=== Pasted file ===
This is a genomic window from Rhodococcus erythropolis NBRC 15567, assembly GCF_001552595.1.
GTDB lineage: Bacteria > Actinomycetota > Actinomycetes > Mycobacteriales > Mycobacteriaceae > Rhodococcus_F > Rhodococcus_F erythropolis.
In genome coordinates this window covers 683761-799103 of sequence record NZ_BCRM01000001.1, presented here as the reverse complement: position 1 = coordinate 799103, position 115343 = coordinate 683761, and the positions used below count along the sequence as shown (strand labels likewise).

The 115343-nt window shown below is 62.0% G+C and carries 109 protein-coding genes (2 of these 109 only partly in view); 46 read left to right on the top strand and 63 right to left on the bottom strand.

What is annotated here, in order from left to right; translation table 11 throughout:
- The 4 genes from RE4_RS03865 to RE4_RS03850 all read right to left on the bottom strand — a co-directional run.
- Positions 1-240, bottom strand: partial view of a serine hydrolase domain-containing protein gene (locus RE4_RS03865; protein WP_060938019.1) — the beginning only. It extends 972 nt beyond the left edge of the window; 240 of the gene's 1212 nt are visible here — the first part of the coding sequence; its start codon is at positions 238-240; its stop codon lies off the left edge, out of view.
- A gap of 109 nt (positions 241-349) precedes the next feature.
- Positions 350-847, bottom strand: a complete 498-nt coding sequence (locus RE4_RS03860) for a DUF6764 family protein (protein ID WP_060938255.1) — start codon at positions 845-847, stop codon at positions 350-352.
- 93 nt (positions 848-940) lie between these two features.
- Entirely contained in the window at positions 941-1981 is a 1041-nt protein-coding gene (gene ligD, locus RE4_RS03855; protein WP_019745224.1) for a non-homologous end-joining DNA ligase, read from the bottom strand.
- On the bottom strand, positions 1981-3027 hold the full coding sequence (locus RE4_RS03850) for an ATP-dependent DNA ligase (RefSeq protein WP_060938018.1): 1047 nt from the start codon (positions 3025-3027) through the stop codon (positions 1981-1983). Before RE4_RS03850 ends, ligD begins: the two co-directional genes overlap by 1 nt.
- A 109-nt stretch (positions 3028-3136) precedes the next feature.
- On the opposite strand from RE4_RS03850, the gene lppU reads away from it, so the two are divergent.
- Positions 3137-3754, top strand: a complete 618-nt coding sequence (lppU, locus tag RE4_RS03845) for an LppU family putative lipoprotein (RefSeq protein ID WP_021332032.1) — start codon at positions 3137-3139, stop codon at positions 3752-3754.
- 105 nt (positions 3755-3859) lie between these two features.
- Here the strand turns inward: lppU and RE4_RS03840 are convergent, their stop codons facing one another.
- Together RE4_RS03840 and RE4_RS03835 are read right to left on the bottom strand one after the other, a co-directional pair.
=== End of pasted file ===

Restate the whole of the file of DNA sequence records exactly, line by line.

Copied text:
This is a genomic window from Rhodococcus erythropolis NBRC 15567, assembly GCF_001552595.1.
GTDB lineage: Bacteria > Actinomycetota > Actinomycetes > Mycobacteriales > Mycobacteriaceae > Rhodococcus_F > Rhodococcus_F erythropolis.
In genome coordinates this window covers 683761-799103 of sequence record NZ_BCRM01000001.1, presented here as the reverse complement: position 1 = coordinate 799103, position 115343 = coordinate 683761, and the positions used below count along the sequence as shown (strand labels likewise).

The 115343-nt window shown below is 62.0% G+C and carries 109 protein-coding genes (2 of these 109 only partly in view); 46 read left to right on the top strand and 63 right to left on the bottom strand.

What is annotated here, in order from left to right; translation table 11 throughout:
- The 4 genes from RE4_RS03865 to RE4_RS03850 all read right to left on the bottom strand — a co-directional run.
- Positions 1-240, bottom strand: partial view of a serine hydrolase domain-containing protein gene (locus RE4_RS03865; protein WP_060938019.1) — the beginning only. It extends 972 nt beyond the left edge of the window; 240 of the gene's 1212 nt are visible here — the first part of the coding sequence; its start codon is at positions 238-240; its stop codon lies off the left edge, out of view.
- A gap of 109 nt (positions 241-349) precedes the next feature.
- Positions 350-847, bottom strand: a complete 498-nt coding sequence (locus RE4_RS03860) for a DUF6764 family protein (protein ID WP_060938255.1) — start codon at positions 845-847, stop codon at positions 350-352.
- 93 nt (positions 848-940) lie between these two features.
- Entirely contained in the window at positions 941-1981 is a 1041-nt protein-coding gene (gene ligD, locus RE4_RS03855; protein WP_019745224.1) for a non-homologous end-joining DNA ligase, read from the bottom strand.
- On the bottom strand, positions 1981-3027 hold the full coding sequence (locus RE4_RS03850) for an ATP-dependent DNA ligase (RefSeq protein WP_060938018.1): 1047 nt from the start codon (positions 3025-3027) through the stop codon (positions 1981-1983). Before RE4_RS03850 ends, ligD begins: the two co-directional genes overlap by 1 nt.
- A 109-nt stretch (positions 3028-3136) precedes the next feature.
- On the opposite strand from RE4_RS03850, the gene lppU reads away from it, so the two are divergent.
- Positions 3137-3754, top strand: a complete 618-nt coding sequence (lppU, locus tag RE4_RS03845) for an LppU family putative lipoprotein (RefSeq protein ID WP_021332032.1) — start codon at positions 3137-3139, stop codon at positions 3752-3754.
- 105 nt (positions 3755-3859) lie between these two features.
- Here the strand turns inward: lppU and RE4_RS03840 are convergent, their stop codons facing one another.
- Together RE4_RS03840 and RE4_RS03835 are read right to left on the bottom strand one after the other, a co-directional pair.